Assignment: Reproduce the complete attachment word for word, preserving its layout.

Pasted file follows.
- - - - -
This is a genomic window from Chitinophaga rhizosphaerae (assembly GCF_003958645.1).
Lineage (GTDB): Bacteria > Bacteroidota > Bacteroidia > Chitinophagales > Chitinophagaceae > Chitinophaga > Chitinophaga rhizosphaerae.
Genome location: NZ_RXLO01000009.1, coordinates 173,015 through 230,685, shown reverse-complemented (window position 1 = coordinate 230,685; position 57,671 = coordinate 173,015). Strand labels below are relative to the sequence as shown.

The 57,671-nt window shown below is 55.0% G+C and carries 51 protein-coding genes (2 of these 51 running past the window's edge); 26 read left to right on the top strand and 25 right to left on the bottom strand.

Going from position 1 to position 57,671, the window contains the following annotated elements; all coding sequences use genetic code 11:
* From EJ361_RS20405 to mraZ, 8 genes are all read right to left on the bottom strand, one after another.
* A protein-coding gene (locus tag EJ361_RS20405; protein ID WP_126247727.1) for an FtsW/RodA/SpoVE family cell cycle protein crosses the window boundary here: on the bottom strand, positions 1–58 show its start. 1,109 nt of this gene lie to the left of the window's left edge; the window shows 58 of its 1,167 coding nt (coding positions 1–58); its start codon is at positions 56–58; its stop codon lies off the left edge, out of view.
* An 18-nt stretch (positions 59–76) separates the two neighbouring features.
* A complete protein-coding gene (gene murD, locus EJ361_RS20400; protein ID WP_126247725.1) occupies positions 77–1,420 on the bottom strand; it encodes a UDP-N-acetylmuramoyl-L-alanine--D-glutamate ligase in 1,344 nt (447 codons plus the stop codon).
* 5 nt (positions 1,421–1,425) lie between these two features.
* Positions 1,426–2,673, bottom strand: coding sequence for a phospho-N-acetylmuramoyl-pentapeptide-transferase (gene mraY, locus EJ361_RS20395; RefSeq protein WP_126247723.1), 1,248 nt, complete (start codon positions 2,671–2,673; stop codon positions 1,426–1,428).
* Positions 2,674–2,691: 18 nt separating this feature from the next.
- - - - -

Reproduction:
This is a genomic window from Chitinophaga rhizosphaerae (assembly GCF_003958645.1).
Lineage (GTDB): Bacteria > Bacteroidota > Bacteroidia > Chitinophagales > Chitinophagaceae > Chitinophaga > Chitinophaga rhizosphaerae.
Genome location: NZ_RXLO01000009.1, coordinates 173,015 through 230,685, shown reverse-complemented (window position 1 = coordinate 230,685; position 57,671 = coordinate 173,015). Strand labels below are relative to the sequence as shown.

The 57,671-nt window shown below is 55.0% G+C and carries 51 protein-coding genes (2 of these 51 running past the window's edge); 26 read left to right on the top strand and 25 right to left on the bottom strand.

Going from position 1 to position 57,671, the window contains the following annotated elements; all coding sequences use genetic code 11:
* From EJ361_RS20405 to mraZ, 8 genes are all read right to left on the bottom strand, one after another.
* A protein-coding gene (locus tag EJ361_RS20405; protein ID WP_126247727.1) for an FtsW/RodA/SpoVE family cell cycle protein crosses the window boundary here: on the bottom strand, positions 1–58 show its start. 1,109 nt of this gene lie to the left of the window's left edge; the window shows 58 of its 1,167 coding nt (coding positions 1–58); its start codon is at positions 56–58; its stop codon lies off the left edge, out of view.
* An 18-nt stretch (positions 59–76) separates the two neighbouring features.
* A complete protein-coding gene (gene murD, locus EJ361_RS20400; protein ID WP_126247725.1) occupies positions 77–1,420 on the bottom strand; it encodes a UDP-N-acetylmuramoyl-L-alanine--D-glutamate ligase in 1,344 nt (447 codons plus the stop codon).
* 5 nt (positions 1,421–1,425) lie between these two features.
* Positions 1,426–2,673, bottom strand: coding sequence for a phospho-N-acetylmuramoyl-pentapeptide-transferase (gene mraY, locus EJ361_RS20395; RefSeq protein WP_126247723.1), 1,248 nt, complete (start codon positions 2,671–2,673; stop codon positions 1,426–1,428).
* Positions 2,674–2,691: 18 nt separating this feature from the next.